All About Botox at Skin Pharm: Uses, Safety, Treatments + Side Effects

All About Botox at Skin Pharm: Uses, Safety, Treatments + Side Effects

There’s really no debating that Botox has made it into our collective consciousness, and even people who would never consider having a cosmetic procedure done can tell you what it is.

Unfortunately, that also means that there's a lot of misinformation out there. So, what is Botox? How does it work? And is it really made out of botulism?

To help you separate out the fact from the fiction, Skin Pharm has created a primer, all about Botox. So, if you're looking for more information about the many uses of Botox, its safety and potential side effects, we’ve got you.

Okay, let’s start. What is Botox?

The basic concept beyond Botox is also part of what makes it so misunderstood, so let’s just get that out of the way.

Yes, Botox is a derivative of the same bacteria that can cause the disease botulism. 

Known as Clostridium botulinum, the bacteria is most commonly found in contaminated foods or the soil. In large enough quantities or if allowed to enter into an open wound, Clostridium botulinum can develop a severe nervous system disorder known as botulism.

ON THE BLOG: Botox, It’s Not Just For Wrinkles! > 

However, it’s how Clostridium botulinum impacts the nervous system that really interests the

ic procedure industry. They took that neurotoxic ability and filtered out a specific type of the bacteria (known as type A) and developed it into the medical injections we know as Botox (as well as Dysport). 

That means that Botox is also characterized as being a botulinum toxin injectable. But don’t the name scare you… it’s much safer than it sounds. 

How does Botox work?

When injected into the muscles under the skin on the face, Botox treatments get to work using its neurotoxic potential. Even the small amounts of Botox that are used in cosmetic procedures can cause paralysis of those muscles, which is the goal of treatment.

The same method of action that allows botulism to paralyze the muscles of the respiratory system (which is part of what makes it such a scary disease) is also what helps it block the nerve signals that are sent to the muscles it is injected into.

ON THE BLOG: Serious Question, Should I get Botox or Filler? >

It’s a common misconception that the injection of Botox erases or completely gets rid of wrinkles like crow's feet lines. Instead, injections like Botox simply relax those wrinkle-forming muscles.

To be clear, the wrinkles that occur on the face result from the repetitive movement of the muscles under the skin. There is nothing that you can do to “get rid” of wrinkles. But you can use Botox to stop those muscles from continuing to contract, which also allows the skin over them to relax.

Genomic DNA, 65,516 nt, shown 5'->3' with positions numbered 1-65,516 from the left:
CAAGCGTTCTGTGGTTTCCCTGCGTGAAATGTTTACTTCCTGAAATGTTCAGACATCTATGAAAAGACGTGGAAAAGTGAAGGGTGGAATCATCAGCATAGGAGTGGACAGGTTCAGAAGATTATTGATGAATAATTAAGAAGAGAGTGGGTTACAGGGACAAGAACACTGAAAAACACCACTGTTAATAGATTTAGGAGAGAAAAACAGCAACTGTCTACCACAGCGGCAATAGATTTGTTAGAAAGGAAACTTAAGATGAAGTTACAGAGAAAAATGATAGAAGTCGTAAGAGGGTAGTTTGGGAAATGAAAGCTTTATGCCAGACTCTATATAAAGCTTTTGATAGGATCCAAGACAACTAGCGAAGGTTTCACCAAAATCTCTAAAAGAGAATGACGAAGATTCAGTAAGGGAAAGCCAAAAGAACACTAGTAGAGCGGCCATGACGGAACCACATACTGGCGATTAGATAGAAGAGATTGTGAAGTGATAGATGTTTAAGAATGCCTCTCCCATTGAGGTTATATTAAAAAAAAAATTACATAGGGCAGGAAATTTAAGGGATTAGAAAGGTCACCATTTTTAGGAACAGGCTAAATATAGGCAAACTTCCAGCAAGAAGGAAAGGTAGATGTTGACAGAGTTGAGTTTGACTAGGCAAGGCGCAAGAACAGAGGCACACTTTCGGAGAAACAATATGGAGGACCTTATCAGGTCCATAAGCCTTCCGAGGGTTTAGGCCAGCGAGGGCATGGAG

The vast majority of patients who have undergone Botox state that they are very satisfied with their treatment and results. With so many people having them done yearly, which is an estimated few million annually, that’s a very high success rate.

Is Botox safe?

While there is always a risk associated with any cosmetic procedure, in general, the risk that comes along with Botox is fairly low. There have been a few cases of botulism associated with Botox injections, but that risk is incredibly low. 

Instead of coming into contact with Clostridium botulinum in the “wild,” the cosmetic version has been created in a lab. Even though it is made with the same type of bacteria, it is sterilized and diluted down so much that there is a minimal risk of catching botulism from it in a controlled environment. 

However, there are a few side effects of Botox that may occur. In most cases, such symptoms resolve within a day or two and are very mild in nature:

  • Flu-like symptoms
  • Neck discomfort
  • Tiredness
  • Dizziness
  • Headache
  • Dry mouth and eyes
  • Eye redness or irritation
  • Temporarily drooping eyelids (known as ptosis)
  • Upset stomach

In very rare cases, botulinum toxin overdose may occur. The symptoms of overdose include trouble swallowing, trouble breathing, muscle weakness, hoarseness, blurred vision, loss of bladder control, double vision and loss of voice. 

Side effects like itchiness, wheezing, rash or asthma symptoms may be signs of an allergic reaction to Botox. If you experience any of these severe side effects, seek medical help immediately.

What is Botox used to treat?

Of all of the botulinum toxins out there, Botox is by far the most studied and diverse in its treatment abilities. 

It’s use for cosmetic issues is what it is the most well-known for. Specifically, Botox is used to reduce the appearance of fine lines, wrinkles and creases on the face, including: